2015 has been an ugly year for Whole Foods Market (NASDAQ: WFM). Between the scandal over mislabeled weights on packaged foods, flatlining same-store sales, and a stock price that's fallen 40% since Jan. 1, investors may be better off looking forward to next year for a comeback.
Of all the reasons to hope for Whole Foods to return to its former glory, the biggest may be the upcoming debut of its new downscale chain, 365. Whole Foods plans to open five of these smaller-footprint stores next year, offering a selection of value-priced products to target millennials.
But the plan hit a surprising snag recently when the company's plans for one of the new 365 stores in Silver Lake, a gentrifying neighborhood of Los Angeles, was greeted with outrage by local residents. The reason, however, was not because Whole Foods was displacing independent businesses, snarling traffic patterns, or making a giant real estate grab -- which are often the reasons locals protest a national chain -- but because the company had promised to open a full-line store in the neighborhood and was instead substituting one of its smaller, cheaper, unproven models.
So far, 196 people have signed a petition stating, "We want the powers-that-be at Whole Foods Corporate to know that the residents in this area do not want a budget 365 store. We believe the corporation has largely mis-identified the demographic of the surrounding neighborhood as a fiscally concerned youth base. This is wholly wrong. The neighborhood is actually comprised almost exclusively of financially secure people in their mid 30s and above and many accomplished professionals with young families."
Part of the problem stems from the fact that the contents of the 365 store are not yet known. Will it carry the butchers, bakers, and fishmongers that help differentiate Whole Foods from the average grocery store? The other reason is that Whole Foods had promised one of its gleaming full-line stores back in 2013, taking over a Ralph's that occupied more than 50,000 square feet, but went back on its word.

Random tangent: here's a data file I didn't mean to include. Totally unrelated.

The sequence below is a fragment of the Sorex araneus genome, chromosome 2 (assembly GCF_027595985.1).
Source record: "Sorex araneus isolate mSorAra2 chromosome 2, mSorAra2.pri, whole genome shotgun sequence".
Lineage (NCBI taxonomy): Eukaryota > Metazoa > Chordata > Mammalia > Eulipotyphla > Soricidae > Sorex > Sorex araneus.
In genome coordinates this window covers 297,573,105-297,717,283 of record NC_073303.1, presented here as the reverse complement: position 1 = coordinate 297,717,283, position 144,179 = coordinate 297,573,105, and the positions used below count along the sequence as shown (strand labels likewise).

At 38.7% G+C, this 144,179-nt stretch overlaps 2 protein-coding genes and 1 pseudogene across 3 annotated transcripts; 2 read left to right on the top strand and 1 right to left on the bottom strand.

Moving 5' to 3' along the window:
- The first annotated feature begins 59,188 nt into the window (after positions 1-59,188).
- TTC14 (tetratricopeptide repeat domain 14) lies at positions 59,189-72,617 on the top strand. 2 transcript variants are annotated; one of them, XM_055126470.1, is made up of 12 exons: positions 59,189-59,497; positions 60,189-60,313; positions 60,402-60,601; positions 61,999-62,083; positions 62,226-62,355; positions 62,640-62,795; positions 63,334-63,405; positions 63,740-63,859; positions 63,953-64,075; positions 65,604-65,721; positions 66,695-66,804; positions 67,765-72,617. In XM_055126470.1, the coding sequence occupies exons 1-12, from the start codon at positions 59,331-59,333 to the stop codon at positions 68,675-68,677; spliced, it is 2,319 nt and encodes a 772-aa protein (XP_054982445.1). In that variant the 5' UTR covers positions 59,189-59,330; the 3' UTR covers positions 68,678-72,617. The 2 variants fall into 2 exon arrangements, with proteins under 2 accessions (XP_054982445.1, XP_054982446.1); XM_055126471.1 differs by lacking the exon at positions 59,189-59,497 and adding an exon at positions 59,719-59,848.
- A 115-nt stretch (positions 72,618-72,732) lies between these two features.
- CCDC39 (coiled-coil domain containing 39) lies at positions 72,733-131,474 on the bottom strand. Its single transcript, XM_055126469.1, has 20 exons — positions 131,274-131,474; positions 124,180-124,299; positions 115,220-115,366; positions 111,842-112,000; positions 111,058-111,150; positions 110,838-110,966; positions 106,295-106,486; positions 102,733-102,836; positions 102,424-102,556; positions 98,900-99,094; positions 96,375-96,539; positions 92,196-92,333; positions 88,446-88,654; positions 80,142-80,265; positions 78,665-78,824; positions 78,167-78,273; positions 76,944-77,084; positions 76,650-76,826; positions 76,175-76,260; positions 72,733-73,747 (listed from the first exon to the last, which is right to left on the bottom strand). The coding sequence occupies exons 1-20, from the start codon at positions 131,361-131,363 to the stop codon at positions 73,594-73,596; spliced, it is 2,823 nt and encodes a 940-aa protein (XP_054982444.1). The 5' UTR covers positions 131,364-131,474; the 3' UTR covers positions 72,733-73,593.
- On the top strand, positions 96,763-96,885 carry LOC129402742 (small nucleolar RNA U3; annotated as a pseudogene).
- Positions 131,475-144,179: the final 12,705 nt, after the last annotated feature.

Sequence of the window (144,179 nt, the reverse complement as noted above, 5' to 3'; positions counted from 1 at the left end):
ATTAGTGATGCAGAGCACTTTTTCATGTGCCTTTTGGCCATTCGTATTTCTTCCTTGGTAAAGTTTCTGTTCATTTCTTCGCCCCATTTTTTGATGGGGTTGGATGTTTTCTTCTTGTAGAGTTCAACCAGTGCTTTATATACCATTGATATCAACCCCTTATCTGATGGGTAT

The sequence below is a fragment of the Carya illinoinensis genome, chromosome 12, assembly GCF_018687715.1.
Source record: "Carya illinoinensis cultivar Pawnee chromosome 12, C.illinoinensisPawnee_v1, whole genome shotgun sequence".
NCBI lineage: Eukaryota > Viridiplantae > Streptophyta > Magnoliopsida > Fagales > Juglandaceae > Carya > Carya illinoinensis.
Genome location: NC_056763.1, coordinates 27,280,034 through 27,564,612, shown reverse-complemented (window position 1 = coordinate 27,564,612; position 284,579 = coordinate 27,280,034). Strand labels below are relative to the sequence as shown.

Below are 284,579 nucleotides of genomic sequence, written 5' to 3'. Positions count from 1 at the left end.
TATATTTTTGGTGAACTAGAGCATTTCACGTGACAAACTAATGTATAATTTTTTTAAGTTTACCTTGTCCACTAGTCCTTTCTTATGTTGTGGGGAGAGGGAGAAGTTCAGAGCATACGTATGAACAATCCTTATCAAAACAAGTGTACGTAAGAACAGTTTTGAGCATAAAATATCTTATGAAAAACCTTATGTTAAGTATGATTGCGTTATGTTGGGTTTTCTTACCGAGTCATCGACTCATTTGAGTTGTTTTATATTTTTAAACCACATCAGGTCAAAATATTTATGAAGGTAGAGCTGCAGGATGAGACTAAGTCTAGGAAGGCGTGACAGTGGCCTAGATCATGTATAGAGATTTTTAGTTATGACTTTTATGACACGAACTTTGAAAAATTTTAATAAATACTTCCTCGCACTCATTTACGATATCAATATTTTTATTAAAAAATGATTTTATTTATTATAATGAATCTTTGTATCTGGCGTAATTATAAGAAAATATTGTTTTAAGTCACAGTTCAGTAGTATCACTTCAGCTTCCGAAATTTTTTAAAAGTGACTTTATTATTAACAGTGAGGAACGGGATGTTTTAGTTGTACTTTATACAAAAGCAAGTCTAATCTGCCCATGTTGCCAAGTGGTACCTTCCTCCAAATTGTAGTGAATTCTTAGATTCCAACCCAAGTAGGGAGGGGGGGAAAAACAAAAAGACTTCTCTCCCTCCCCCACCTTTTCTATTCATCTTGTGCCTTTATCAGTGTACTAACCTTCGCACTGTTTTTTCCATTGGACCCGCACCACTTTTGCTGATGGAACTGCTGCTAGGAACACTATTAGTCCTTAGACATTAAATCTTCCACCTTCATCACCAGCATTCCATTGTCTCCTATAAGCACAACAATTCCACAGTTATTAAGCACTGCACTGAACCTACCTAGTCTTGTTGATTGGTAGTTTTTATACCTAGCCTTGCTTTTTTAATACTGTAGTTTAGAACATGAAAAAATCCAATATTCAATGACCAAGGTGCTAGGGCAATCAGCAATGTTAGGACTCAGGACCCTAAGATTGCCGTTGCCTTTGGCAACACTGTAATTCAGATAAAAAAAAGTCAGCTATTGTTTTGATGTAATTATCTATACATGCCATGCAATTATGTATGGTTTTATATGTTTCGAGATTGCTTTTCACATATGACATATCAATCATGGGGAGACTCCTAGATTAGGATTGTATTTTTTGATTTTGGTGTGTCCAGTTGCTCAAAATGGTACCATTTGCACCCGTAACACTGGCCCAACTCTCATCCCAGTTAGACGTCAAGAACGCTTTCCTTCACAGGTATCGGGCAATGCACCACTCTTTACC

Losing the battle but winning the war
We don't know for sure why Whole Foods is opting to install a 365 in Silver Lake instead of one of its regular stores. Presumably, the company's market data told it that the new format might do well in that neighborhood despite the community backlash.
But the reaction underscores a huge tailwind for Whole Foods. There are gentrifying neighborhoods like Silver Lake across the country, and these markets are generally underserved by high-end organic groceries like Whole Foods. In Brooklyn, for example, the gentrifying hipster capital with a population of 2.6 million, there is only one Whole Foods. Nationwide, the company has about one store for every 750,000 Americans, underscoring the opportunity in parts of cities with rapidly increasing property values.
There are many other communities like Silver Lake that are clamoring for a Whole Foods. In Washington D.C., a neighborhood organization told the company, "Between the families, the young professionals, longtime residents and university students in the neighborhood, we have more than enough demand to satisfy Whole Foods."
Among the other communities that have petitioned Whole Foods to open are Staten Island, N.Y., southern Utah, and Geneva, Ill. The demand and excitement over potential Whole Foods stores is harder to imagine for rivals like , say, Kroger, a sign of Whole Foods' uniqueness and brand strength.
Despite Kroger making inroads on Whole Foods' dominance of organics, it's important for investors to remember that demand for new stores remains high. Even as overall same-store sales have fallen to low single digits, comps at stores open less than five years are close to 10%, indicating that new stores are doing well.
Whatever happens with the Silver Lake battle, the uproar shows that Whole Foods is the rare brand that upwardly mobile Americans consider a must-have. Real estate agents had even begun using the upcoming opening to promote the neighborhood. That's a huge asset for Whole Foods, and it's unlikely to change despite rising competition and the best efforts of Kroger and others.
The demand for new stores remains strong, and same-store sales growth should eventually normalize as the weights and measures scandal fades away. With the improving economy and upcoming rollout of the 365 brand, 2016 should present greener pastures for the company.
John Mackey, co-CEO of Whole Foods Market, is a member of The Motley Fool's board of directors. Jeremy Bowman has no position in any stocks mentioned. The Motley Fool owns and recommends Whole Foods Market. Try any of our Foolish newsletter services free for 30 days. We Fools may not all hold the same opinions, but we all believe that considering a diverse range of insights makes us better investors. The Motley Fool has a disclosure policy.